Use this URL to cite or link to this record in EThOS: https://ethos.bl.uk/OrderDetails.do?uin=uk.bl.ethos.386445
Title: The hospitals of London : administration, refoundation, and benefaction, c.1500-1572
Author: Daly, Christopher Thomas
ISNI:       0000 0001 3402 7920
Awarding Body: University of Oxford
Current Institution: University of Oxford
Date of Award: 1993
Availability of Full Text:
Access from EThOS:
Full text unavailable from EThOS. Please try the link below.
Access from Institution:
Abstract:
This thesis studies the organisation and government of the hospitals of London in the first three quarters of the sixteenth century. Particular emphasis is laid on the changes in the network of church-affiliated hospitals during the period of the Dissolu- tion of the Monasteries, and the subsequent reorganisation of several of these institu- tions in the reign of Edward VI. Mainly through the use of the contemporary records of the hospitals and the City, the different but complementary functions of St. Bartholomew's, St. Thomas's, and Christ's Hospitals are analysed over the span of the first twenty-five years after their reorganisation. The implementation of the Elizabethan Poor Laws in 1572 is adopted as the terminus point for this study. In 1547, the Crown ceded to the City control over St. Bartholomew's Hospital and Bethlem Hospital. In 1552, the City also successfully negotiated with the royal government for possession of St. Thomas's Hospital, Christ's Hospital, and Bridewell. All of these institutions were administered by the City, and each had distinctive tasks, which included the general tending of the sick (St. Bartholomew's and St. Thomas's), treatment of the mentally disturbed (Bethlem), the care and education of the children of the poor of London (Christ's), and the incarceration and rehabilitation of the idle poor (Bridewell). St. Bartholomew's, St. Thomas's, and Christ's are studied in depth. This thesis attempts to demonstrate the way in which these hospitals fit into the larger efforts of the government of the City to combat poverty, stem the flow of the poor into London, provide wide access to institutional care, and reduce the risks of crime, social friction, and the spread of communicable diseases. The problems of funding these institutions were severe and persistent for much of the sixteenth century; demand for a place within one of the hospitals frequently exceeded capacity. However, the promises the hospitals of London made of helping the poor in ways both pragmatic and com- passionate ensured that they remained institutions of intense interest and growing civic pride to all ranks of residents within the metropolis.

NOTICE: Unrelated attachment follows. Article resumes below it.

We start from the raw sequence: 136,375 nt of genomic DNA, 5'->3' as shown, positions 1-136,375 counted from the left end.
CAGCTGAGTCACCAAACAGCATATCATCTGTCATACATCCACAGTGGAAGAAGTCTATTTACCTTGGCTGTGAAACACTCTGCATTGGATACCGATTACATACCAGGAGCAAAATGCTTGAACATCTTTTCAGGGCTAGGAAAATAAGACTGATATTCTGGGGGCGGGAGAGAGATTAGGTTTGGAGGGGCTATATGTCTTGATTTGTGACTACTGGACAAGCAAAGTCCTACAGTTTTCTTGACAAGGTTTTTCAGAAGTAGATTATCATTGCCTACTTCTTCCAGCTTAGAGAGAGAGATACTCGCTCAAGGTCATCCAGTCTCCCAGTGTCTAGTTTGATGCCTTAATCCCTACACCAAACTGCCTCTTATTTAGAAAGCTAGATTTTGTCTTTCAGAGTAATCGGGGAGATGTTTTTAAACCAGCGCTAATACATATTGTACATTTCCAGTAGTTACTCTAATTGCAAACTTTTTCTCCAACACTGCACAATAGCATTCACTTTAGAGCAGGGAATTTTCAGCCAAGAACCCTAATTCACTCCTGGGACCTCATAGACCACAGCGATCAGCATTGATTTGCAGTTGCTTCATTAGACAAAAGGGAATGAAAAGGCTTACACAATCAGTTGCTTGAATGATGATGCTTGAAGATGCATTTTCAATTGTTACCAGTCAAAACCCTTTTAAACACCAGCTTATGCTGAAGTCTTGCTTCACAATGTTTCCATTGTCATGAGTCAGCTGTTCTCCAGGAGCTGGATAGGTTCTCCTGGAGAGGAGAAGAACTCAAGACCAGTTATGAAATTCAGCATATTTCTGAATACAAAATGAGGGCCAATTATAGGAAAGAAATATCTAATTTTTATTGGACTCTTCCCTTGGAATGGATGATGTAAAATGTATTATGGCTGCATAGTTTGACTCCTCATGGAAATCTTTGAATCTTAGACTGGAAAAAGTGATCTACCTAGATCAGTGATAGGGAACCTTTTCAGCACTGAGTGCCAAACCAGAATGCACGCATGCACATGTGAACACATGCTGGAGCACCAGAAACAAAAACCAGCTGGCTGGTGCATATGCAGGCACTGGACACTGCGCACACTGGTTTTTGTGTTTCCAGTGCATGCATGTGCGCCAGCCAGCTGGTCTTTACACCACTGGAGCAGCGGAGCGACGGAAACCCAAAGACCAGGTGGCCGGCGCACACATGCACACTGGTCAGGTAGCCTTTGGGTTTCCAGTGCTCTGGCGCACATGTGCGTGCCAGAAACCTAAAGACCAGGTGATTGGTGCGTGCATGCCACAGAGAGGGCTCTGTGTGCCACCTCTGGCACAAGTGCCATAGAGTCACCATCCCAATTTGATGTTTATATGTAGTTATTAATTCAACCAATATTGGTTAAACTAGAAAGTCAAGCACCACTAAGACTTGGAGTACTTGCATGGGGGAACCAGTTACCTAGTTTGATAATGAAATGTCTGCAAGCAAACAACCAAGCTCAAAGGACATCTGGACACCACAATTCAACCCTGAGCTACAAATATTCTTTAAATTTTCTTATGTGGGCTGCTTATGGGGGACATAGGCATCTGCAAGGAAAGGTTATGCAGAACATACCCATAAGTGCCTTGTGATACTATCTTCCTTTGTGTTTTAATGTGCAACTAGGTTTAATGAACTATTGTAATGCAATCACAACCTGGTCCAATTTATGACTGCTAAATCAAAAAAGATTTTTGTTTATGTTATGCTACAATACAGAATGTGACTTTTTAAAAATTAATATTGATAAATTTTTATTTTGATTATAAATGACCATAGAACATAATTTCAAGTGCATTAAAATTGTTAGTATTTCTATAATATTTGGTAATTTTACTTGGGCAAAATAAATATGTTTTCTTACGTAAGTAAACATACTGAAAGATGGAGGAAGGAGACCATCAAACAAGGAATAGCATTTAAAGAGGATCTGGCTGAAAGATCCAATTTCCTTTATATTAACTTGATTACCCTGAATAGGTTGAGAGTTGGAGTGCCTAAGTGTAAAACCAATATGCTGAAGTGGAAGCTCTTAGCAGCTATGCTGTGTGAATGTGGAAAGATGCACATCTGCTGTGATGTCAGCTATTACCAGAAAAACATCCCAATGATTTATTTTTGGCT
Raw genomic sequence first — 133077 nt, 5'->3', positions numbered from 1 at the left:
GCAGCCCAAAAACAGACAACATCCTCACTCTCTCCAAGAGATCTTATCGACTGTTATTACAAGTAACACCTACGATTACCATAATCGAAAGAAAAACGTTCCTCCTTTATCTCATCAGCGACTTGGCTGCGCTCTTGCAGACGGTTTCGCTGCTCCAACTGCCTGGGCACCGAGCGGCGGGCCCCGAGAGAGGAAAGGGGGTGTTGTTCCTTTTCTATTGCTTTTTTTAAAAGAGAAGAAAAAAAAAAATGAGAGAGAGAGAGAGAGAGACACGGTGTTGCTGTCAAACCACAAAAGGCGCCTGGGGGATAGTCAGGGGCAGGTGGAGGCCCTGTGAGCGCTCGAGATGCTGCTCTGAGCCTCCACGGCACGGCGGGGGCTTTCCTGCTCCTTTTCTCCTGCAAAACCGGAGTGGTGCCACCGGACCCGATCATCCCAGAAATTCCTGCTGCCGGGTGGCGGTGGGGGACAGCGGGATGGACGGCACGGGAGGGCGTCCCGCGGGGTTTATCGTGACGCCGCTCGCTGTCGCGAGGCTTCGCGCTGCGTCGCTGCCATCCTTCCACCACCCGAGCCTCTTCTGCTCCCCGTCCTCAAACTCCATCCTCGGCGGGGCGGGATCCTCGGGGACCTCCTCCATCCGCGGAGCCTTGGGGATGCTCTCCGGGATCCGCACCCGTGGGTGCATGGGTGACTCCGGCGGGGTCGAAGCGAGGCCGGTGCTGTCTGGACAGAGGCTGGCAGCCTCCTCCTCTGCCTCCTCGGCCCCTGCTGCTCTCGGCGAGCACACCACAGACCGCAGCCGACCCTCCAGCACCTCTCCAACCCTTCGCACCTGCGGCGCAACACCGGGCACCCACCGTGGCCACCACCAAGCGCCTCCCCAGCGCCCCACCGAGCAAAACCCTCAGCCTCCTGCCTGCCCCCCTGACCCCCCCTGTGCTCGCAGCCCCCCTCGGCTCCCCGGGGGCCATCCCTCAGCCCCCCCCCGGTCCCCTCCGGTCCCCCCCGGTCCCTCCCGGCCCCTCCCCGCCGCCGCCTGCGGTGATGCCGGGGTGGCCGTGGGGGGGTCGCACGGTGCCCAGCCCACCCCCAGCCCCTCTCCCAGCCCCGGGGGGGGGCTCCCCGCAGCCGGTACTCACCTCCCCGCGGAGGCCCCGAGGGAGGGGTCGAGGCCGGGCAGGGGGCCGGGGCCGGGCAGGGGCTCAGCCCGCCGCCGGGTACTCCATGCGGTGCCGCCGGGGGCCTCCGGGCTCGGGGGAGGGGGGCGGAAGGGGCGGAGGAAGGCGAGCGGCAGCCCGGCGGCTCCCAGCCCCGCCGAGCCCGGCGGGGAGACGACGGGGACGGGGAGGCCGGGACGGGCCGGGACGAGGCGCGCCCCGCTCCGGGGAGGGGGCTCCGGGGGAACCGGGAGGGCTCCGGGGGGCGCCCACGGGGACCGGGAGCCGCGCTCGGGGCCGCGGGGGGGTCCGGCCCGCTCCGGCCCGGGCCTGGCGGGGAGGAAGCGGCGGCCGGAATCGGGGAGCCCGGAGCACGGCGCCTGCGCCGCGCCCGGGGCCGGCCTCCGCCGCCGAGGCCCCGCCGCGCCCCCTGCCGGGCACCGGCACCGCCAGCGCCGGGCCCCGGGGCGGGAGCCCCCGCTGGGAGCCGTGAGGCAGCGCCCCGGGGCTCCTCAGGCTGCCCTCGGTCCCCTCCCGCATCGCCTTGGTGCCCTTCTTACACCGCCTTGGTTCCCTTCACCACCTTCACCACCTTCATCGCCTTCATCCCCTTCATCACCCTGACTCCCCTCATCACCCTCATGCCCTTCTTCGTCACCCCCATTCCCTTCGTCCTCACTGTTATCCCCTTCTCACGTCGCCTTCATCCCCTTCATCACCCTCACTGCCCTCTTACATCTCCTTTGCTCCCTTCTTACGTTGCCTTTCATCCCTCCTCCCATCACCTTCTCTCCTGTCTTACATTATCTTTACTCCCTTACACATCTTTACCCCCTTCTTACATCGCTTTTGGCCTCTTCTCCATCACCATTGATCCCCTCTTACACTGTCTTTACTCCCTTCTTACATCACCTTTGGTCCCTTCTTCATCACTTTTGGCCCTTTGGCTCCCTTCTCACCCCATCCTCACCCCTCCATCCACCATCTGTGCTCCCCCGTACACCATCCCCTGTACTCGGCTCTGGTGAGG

Supervisor: Heal, Felicity Sponsor: Not available
Qualification Name: Thesis (Ph.D.) Qualification Level: Doctoral
EThOS ID: uk.bl.ethos.386445  DOI: Not available
Keywords: Hospitals--England--London--History--16th century
Share: